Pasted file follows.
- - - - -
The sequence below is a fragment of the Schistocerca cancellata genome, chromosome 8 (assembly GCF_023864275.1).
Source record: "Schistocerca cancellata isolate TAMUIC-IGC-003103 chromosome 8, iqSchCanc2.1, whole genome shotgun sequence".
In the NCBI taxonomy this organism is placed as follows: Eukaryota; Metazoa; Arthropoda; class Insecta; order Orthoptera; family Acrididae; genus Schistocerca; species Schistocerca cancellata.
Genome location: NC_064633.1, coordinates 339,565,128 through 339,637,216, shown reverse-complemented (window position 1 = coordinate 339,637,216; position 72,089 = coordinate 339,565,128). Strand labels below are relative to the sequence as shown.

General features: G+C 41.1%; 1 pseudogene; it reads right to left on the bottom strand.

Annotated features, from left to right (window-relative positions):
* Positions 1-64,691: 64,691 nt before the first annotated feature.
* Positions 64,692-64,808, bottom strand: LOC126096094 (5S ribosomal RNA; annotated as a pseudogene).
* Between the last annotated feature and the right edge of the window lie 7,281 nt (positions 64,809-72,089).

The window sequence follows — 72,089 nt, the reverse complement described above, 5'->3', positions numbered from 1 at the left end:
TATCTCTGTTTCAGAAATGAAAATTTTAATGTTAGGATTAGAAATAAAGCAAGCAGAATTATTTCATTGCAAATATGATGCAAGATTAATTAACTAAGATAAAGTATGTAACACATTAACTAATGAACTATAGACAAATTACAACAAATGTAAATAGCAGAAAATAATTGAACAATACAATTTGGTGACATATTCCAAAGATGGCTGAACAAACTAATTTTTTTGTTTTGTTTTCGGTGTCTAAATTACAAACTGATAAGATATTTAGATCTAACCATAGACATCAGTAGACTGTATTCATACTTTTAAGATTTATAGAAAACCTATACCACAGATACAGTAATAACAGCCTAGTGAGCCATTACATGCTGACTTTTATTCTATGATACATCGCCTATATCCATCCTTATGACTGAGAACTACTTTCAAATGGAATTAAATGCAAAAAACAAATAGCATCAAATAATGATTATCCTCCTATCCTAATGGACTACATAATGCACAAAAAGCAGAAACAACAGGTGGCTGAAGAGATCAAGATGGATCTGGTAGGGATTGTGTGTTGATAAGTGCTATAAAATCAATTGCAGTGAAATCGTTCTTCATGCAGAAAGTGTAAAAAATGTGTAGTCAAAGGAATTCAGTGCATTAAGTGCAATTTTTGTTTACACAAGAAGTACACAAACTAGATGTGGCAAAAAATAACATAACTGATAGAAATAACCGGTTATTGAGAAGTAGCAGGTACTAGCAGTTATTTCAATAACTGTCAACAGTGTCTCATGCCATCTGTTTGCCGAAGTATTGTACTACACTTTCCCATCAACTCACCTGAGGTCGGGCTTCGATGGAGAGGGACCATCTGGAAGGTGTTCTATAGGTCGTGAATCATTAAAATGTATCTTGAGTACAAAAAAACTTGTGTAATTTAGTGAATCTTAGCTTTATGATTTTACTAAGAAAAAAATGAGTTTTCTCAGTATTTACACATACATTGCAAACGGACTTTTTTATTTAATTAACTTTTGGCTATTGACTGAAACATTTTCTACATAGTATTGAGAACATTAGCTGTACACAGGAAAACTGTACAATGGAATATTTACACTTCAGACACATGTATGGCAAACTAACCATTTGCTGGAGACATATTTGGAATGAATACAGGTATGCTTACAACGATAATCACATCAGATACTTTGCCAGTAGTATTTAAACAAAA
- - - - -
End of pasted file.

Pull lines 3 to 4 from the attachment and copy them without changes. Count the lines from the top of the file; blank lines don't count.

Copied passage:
In the NCBI taxonomy this organism is placed as follows: Eukaryota; Metazoa; Arthropoda; class Insecta; order Orthoptera; family Acrididae; genus Schistocerca; species Schistocerca cancellata.
Genome location: NC_064633.1, coordinates 339,565,128 through 339,637,216, shown reverse-complemented (window position 1 = coordinate 339,637,216; position 72,089 = coordinate 339,565,128). Strand labels below are relative to the sequence as shown.